Maryland's Eastern Shore: A Journey in Time and Place

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Tidewater Publishers, 1992 - History - 299 pages
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A hundred years aint such a very long time on the Eastern Shore, local farmers and watermen used to say, and that is a telling refrain. Past and present mix easily on the Shore, and, in this respect, as well as in certain local customs and habits of language, the region is very much still an old-fashioned English society. Until fairly recently, the peninsula was one of the most geographically isolated regions on the Atlantic coast. In this isolated society, the most important factors have been agriculture, seafaring, and racea blend of soil, sea, and soul. In his attempt to convey the special character of the regionbefore accelerating change affects its transformationJohn Wennersten has used these themes as a framework for an absorbing narrative. His insights into how these elements affected the development of the area and its current character take the story of the Eastern Shore beyond mere facts and into the realm of socio-cultural history. This is a fascinating overview of an unusualand perhaps vanishinglifestyle.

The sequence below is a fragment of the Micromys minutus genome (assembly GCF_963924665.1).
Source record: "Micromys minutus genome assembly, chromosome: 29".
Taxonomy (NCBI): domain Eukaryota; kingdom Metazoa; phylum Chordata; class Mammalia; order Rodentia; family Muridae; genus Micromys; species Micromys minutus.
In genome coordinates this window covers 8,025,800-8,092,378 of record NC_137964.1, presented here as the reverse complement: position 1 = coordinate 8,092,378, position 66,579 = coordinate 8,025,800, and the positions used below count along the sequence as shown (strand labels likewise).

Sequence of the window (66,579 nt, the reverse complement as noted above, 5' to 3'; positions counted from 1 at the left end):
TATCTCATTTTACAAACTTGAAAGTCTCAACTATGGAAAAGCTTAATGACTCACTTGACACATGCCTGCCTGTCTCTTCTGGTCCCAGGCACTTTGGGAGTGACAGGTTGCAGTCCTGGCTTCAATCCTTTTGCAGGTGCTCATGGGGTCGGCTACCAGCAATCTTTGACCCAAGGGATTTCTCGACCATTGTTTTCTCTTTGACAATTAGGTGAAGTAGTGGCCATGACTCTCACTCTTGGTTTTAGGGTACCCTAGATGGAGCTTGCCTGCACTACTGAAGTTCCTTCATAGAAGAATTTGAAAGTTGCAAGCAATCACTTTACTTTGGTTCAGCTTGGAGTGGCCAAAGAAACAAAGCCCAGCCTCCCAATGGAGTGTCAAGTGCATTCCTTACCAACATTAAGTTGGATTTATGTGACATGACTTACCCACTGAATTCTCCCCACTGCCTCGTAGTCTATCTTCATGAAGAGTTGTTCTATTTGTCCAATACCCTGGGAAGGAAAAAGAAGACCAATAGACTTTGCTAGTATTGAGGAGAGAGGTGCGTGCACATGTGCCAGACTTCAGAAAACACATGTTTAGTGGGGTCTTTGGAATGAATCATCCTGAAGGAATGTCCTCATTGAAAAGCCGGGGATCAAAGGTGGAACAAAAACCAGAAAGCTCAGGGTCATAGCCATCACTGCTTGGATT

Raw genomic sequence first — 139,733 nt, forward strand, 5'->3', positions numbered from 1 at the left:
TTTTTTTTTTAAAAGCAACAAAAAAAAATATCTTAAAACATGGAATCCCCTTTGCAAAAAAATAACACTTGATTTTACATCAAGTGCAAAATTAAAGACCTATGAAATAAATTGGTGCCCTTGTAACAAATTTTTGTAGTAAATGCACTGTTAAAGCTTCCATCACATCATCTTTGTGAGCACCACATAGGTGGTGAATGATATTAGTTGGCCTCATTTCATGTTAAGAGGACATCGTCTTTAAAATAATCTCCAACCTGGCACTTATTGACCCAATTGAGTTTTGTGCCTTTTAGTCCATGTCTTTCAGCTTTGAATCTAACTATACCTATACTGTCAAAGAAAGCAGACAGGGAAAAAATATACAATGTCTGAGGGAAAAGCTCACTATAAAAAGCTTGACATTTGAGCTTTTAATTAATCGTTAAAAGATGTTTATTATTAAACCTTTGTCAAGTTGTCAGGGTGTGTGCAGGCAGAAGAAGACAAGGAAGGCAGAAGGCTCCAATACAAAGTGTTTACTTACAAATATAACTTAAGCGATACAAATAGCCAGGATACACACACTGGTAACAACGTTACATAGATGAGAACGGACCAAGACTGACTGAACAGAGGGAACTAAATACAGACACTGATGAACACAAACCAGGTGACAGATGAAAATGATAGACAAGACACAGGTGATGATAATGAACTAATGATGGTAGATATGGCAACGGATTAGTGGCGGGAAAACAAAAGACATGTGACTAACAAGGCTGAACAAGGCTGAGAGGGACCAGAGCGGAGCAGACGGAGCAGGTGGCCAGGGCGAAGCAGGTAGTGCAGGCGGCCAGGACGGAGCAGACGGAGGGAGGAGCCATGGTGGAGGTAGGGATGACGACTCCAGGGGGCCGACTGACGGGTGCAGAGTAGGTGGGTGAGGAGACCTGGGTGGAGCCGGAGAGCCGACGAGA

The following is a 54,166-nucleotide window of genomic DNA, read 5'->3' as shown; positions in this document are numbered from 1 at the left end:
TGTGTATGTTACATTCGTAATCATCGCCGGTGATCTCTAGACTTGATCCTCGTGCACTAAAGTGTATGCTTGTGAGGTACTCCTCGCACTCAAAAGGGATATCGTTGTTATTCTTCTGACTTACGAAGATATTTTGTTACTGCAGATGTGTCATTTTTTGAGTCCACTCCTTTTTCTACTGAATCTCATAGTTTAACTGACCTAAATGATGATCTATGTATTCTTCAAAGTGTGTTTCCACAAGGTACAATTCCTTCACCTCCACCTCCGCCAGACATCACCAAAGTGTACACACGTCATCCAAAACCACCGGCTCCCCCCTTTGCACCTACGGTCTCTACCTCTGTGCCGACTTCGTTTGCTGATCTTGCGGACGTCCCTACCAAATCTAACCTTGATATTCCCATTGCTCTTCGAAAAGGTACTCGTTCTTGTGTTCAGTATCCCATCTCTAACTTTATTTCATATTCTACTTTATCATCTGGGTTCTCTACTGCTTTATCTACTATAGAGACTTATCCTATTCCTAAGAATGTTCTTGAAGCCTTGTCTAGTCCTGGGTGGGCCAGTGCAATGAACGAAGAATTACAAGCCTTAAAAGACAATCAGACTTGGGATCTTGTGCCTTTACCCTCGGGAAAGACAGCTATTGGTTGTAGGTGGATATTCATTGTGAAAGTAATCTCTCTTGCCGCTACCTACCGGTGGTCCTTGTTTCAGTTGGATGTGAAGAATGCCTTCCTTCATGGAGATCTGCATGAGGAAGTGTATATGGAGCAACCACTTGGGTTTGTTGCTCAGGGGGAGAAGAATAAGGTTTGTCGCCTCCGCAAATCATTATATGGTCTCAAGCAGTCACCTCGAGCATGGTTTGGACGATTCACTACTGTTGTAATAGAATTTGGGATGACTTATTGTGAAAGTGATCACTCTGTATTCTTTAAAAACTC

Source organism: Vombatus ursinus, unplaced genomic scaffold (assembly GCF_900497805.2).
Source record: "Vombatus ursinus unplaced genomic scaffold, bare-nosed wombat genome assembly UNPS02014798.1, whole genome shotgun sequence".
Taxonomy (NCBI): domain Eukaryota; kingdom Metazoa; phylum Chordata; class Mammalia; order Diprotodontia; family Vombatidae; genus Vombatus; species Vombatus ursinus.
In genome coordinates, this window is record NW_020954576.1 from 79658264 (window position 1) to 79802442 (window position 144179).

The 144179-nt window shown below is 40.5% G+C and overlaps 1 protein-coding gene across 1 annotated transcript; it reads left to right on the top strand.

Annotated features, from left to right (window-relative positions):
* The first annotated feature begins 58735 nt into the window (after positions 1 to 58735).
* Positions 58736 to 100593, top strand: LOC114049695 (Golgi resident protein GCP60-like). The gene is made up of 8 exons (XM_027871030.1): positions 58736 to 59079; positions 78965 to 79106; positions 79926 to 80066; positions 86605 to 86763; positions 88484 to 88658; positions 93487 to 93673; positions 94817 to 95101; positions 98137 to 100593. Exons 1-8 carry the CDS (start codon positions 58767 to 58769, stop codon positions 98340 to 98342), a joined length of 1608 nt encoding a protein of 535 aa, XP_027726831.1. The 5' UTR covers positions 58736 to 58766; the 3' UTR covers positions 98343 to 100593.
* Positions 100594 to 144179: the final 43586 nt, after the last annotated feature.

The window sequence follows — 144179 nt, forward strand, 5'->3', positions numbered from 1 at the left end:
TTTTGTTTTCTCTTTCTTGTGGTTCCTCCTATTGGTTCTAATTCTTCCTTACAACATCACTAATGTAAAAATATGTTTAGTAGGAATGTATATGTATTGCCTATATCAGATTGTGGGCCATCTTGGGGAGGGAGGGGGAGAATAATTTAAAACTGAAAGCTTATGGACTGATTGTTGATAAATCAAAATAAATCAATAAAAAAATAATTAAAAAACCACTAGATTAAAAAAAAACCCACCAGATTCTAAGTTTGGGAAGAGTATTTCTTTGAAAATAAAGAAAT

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On the Eastern Shore
Trie Wye Country
From the Sassafras to the Susquehanna

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About the author (1992)

Dr. John R. Wennersten is a senior fellow at the National Museum of American History at the Smithsonian Institution, and a member of the board of directors for the Anacostia Watershed Society. He is a professor emeritus of environmental history at the University of Maryland, Eastern Shore, and he served as the associate editor for Maryland Historical Magazine for ten years. He was selected as a humanities scholar for Maryland and received the Maryland Writers Prize for his work "The Oyster Wars of Chesapeake Bay.

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